Today is the final day of Mercedes-Benz Australian Fashion Week (MBFWA), and, while we're all busying ourselves with taking backstage photos and writing reviews of the summer 2015-16 collections, and with snapping the totally fabulous attire of celebrities few people have heard of (although last year I did sit opposite Ronan Keating at Maticevski's show, which was very exciting), and with keeping Instagram accounts updated with blurry photos of the runway shows as they happen, there's one thing we're over-looking: the fact that almost every model in every show was white, thin, young and female.
Look through Vogue Australia's runway galleries, or our backstage photos, or any photos from MBFWA 2015 at all, and you'll find less than a handful of models, across all of the shows, from ethnic minorities. Aboriginal-German-English model, Samantha Harris, and Singaporean-English model, Rachel Rutt, are two exceptions to the week's rule of using European models, and they're about the only ones. I haven't seen one model from a gender minority, and Emma Balfour is the only model I've spotted who sits outside the standard age (teenage and very early twenties) of runway models in the industry.
Australian fashion week isn't the only event guilty of this. US website Jezebel undertakes the painstaking task of breaking down every look at New York Fashion Week by ethnicity. In 2014, they found that 4,621 looks were presented, 985 of which were worn by models of color, meaning 78.68% of the outfits were worn by white models.Here's a handy, terrifying infographic:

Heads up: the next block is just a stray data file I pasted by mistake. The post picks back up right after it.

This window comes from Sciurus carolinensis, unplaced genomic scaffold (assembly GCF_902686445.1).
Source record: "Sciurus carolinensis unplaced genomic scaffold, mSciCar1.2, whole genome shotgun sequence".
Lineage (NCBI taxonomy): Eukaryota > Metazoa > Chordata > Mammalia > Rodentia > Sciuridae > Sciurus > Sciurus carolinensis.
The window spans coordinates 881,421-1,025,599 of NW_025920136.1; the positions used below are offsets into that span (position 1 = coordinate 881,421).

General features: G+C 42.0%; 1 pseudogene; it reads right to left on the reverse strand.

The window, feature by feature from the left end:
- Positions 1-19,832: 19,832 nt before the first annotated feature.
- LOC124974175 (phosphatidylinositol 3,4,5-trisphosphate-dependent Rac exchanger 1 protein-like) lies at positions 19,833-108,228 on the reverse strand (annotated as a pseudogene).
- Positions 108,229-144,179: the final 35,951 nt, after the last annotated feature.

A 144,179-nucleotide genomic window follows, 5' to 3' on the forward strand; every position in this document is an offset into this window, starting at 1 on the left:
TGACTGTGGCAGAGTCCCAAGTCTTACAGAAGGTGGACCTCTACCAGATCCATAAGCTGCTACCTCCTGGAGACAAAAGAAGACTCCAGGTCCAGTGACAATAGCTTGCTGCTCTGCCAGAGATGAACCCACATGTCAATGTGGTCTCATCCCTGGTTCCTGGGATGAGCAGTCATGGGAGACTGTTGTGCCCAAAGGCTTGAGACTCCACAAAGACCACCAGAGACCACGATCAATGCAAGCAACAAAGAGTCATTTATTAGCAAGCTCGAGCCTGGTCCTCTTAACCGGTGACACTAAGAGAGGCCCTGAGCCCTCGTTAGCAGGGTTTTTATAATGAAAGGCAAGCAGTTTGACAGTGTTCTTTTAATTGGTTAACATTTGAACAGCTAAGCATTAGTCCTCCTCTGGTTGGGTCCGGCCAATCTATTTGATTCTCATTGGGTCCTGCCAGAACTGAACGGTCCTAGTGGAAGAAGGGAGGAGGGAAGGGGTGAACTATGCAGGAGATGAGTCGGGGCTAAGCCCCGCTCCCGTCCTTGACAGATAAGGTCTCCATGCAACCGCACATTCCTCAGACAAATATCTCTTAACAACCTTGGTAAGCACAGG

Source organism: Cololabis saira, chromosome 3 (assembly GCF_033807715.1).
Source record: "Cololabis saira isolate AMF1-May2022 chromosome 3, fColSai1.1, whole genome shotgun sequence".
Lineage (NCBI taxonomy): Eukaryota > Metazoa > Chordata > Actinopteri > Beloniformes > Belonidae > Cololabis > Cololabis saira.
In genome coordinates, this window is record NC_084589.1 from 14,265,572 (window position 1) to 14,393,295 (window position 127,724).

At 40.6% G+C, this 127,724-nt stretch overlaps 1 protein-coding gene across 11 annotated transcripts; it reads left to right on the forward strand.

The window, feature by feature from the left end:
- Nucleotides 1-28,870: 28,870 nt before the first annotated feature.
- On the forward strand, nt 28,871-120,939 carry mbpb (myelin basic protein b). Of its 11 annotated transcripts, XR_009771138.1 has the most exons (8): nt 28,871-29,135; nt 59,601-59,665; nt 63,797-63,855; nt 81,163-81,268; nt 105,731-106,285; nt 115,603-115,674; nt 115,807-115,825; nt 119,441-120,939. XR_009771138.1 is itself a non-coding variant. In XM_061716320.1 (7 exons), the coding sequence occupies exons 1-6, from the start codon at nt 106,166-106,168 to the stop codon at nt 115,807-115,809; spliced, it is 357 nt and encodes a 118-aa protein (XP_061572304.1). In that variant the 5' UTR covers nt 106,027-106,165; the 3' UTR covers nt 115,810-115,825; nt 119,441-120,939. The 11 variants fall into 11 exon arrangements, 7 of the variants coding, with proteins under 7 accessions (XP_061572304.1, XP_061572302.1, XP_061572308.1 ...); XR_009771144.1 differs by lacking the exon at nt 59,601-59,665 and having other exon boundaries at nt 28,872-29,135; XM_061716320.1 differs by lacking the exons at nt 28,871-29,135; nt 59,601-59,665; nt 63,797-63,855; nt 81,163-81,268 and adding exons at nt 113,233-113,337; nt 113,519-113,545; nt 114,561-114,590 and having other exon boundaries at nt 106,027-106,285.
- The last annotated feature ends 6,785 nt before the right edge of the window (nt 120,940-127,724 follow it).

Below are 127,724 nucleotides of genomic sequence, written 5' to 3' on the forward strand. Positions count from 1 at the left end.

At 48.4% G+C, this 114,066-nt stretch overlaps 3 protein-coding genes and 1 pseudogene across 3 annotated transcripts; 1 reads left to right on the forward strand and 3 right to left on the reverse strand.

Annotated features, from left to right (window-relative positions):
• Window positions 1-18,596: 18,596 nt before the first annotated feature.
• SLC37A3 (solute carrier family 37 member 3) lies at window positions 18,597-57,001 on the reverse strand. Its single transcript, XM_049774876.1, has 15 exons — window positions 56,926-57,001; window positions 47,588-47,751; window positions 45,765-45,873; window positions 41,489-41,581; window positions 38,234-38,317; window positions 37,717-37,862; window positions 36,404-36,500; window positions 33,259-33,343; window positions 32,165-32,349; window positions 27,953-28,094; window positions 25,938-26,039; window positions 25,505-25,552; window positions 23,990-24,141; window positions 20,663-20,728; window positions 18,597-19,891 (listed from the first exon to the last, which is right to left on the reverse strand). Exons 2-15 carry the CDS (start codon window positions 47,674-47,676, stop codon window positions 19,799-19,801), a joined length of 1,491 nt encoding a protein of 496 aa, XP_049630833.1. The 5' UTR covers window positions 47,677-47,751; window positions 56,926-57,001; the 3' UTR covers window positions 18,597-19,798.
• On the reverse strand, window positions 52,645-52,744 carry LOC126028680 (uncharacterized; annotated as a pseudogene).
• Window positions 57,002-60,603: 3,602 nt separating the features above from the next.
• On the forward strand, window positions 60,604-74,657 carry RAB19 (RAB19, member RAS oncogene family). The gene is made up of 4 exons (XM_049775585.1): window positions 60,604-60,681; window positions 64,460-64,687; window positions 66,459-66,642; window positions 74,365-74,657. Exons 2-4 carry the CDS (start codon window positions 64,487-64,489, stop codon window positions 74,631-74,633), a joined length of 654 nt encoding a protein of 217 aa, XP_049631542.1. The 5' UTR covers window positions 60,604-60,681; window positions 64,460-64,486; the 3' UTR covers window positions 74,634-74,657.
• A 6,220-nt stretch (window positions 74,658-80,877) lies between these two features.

The lack of diversity at MBFWA this year is particularly problematic for several reasons.
Firstly, the lack of diversity at last year's event courted a bunch of media attention, and it's surprising, and perhaps telling of the entrenched nature of the industry's paradigms, that no-one – MBFWA, the modelling agencies, or the designers – learned from this. This time last year, The Daily Life interviewed supermodel Ajak Deng, who argued that Australia is one of the least diverse markets around. "I haven't worked in Australia for the past five years and I'm guessing this is because of the skin colour thing. The Australian fashion industry is not very diverse. Out here in New York, it's not very diverse either, but it's more diverse than in Australia," Deng explained.
There have been some models from ethnic minorities at this year's fashion week. Singaporean-English model, Rachel Rutt, has walked in many shows, as has Aboriginal-German-English model, Samantha Harris. But these exceptions are hardly representative of Australian ethnography, when we consider that in the 2011 Australian Census, 60.2% declared themselves of European origin, which means 39.8% of the Australian population declared themselves as having other ethnic origins. Furthermore, where last year Desert Designs staged a presentation that celebrated diversity and indigenous heritage, this year there has been no such highlight (although there are still a few shows this afternoon). This is particularly problematic considering this year is the 20th Anniversary of Australian Fashion Week, and that initiatives like Australian Indigenous Fashion Week over the years have done nothing to raise awareness and change the narrow paradigms of Australia's major fashion event.